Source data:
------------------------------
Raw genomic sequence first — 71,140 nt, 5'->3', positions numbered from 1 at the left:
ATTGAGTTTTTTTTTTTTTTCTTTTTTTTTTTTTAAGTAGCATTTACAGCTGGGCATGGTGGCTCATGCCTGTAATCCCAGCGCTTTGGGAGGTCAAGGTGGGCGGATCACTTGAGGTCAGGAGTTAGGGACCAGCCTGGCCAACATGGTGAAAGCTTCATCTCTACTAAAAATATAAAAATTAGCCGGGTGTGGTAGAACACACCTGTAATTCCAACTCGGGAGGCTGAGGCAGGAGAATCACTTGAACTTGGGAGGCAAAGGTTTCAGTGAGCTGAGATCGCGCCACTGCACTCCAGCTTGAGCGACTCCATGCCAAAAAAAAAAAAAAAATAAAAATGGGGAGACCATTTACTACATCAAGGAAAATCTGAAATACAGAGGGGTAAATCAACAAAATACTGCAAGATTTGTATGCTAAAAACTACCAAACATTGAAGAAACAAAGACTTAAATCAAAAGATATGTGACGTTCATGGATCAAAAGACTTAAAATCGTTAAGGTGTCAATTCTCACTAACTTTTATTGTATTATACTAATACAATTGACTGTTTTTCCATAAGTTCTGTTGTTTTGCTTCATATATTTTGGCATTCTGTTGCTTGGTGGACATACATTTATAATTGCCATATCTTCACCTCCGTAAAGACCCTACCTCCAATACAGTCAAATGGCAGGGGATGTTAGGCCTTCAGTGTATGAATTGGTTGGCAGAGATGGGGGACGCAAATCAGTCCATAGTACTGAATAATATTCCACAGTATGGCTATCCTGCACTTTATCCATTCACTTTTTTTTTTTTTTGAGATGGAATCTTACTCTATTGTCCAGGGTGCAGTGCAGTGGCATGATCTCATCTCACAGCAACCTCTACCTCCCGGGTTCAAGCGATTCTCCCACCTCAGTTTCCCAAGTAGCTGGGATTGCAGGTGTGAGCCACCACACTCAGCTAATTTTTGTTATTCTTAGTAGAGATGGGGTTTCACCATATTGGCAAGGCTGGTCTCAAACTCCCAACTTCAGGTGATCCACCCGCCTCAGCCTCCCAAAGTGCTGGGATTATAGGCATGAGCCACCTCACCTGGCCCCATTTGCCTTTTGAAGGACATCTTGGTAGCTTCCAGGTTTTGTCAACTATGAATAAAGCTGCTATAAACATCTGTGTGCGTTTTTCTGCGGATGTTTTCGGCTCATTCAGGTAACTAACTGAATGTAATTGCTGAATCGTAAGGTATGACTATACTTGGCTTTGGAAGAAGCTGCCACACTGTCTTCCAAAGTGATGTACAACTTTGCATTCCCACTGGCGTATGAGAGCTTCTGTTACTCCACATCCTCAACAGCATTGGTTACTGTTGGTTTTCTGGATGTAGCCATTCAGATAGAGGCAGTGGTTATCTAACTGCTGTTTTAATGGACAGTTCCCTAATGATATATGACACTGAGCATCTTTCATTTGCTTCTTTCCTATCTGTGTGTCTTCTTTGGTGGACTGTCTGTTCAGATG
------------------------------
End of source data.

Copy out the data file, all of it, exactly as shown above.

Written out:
Raw genomic sequence first — 71,140 nt, 5'->3', positions numbered from 1 at the left:
ATTGAGTTTTTTTTTTTTTTCTTTTTTTTTTTTTAAGTAGCATTTACAGCTGGGCATGGTGGCTCATGCCTGTAATCCCAGCGCTTTGGGAGGTCAAGGTGGGCGGATCACTTGAGGTCAGGAGTTAGGGACCAGCCTGGCCAACATGGTGAAAGCTTCATCTCTACTAAAAATATAAAAATTAGCCGGGTGTGGTAGAACACACCTGTAATTCCAACTCGGGAGGCTGAGGCAGGAGAATCACTTGAACTTGGGAGGCAAAGGTTTCAGTGAGCTGAGATCGCGCCACTGCACTCCAGCTTGAGCGACTCCATGCCAAAAAAAAAAAAAAAATAAAAATGGGGAGACCATTTACTACATCAAGGAAAATCTGAAATACAGAGGGGTAAATCAACAAAATACTGCAAGATTTGTATGCTAAAAACTACCAAACATTGAAGAAACAAAGACTTAAATCAAAAGATATGTGACGTTCATGGATCAAAAGACTTAAAATCGTTAAGGTGTCAATTCTCACTAACTTTTATTGTATTATACTAATACAATTGACTGTTTTTCCATAAGTTCTGTTGTTTTGCTTCATATATTTTGGCATTCTGTTGCTTGGTGGACATACATTTATAATTGCCATATCTTCACCTCCGTAAAGACCCTACCTCCAATACAGTCAAATGGCAGGGGATGTTAGGCCTTCAGTGTATGAATTGGTTGGCAGAGATGGGGGACGCAAATCAGTCCATAGTACTGAATAATATTCCACAGTATGGCTATCCTGCACTTTATCCATTCACTTTTTTTTTTTTTTGAGATGGAATCTTACTCTATTGTCCAGGGTGCAGTGCAGTGGCATGATCTCATCTCACAGCAACCTCTACCTCCCGGGTTCAAGCGATTCTCCCACCTCAGTTTCCCAAGTAGCTGGGATTGCAGGTGTGAGCCACCACACTCAGCTAATTTTTGTTATTCTTAGTAGAGATGGGGTTTCACCATATTGGCAAGGCTGGTCTCAAACTCCCAACTTCAGGTGATCCACCCGCCTCAGCCTCCCAAAGTGCTGGGATTATAGGCATGAGCCACCTCACCTGGCCCCATTTGCCTTTTGAAGGACATCTTGGTAGCTTCCAGGTTTTGTCAACTATGAATAAAGCTGCTATAAACATCTGTGTGCGTTTTTCTGCGGATGTTTTCGGCTCATTCAGGTAACTAACTGAATGTAATTGCTGAATCGTAAGGTATGACTATACTTGGCTTTGGAAGAAGCTGCCACACTGTCTTCCAAAGTGATGTACAACTTTGCATTCCCACTGGCGTATGAGAGCTTCTGTTACTCCACATCCTCAACAGCATTGGTTACTGTTGGTTTTCTGGATGTAGCCATTCAGATAGAGGCAGTGGTTATCTAACTGCTGTTTTAATGGACAGTTCCCTAATGATATATGACACTGAGCATCTTTCATTTGCTTCTTTCCTATCTGTGTGTCTTCTTTGGTGGACTGTCTGTTCAGATG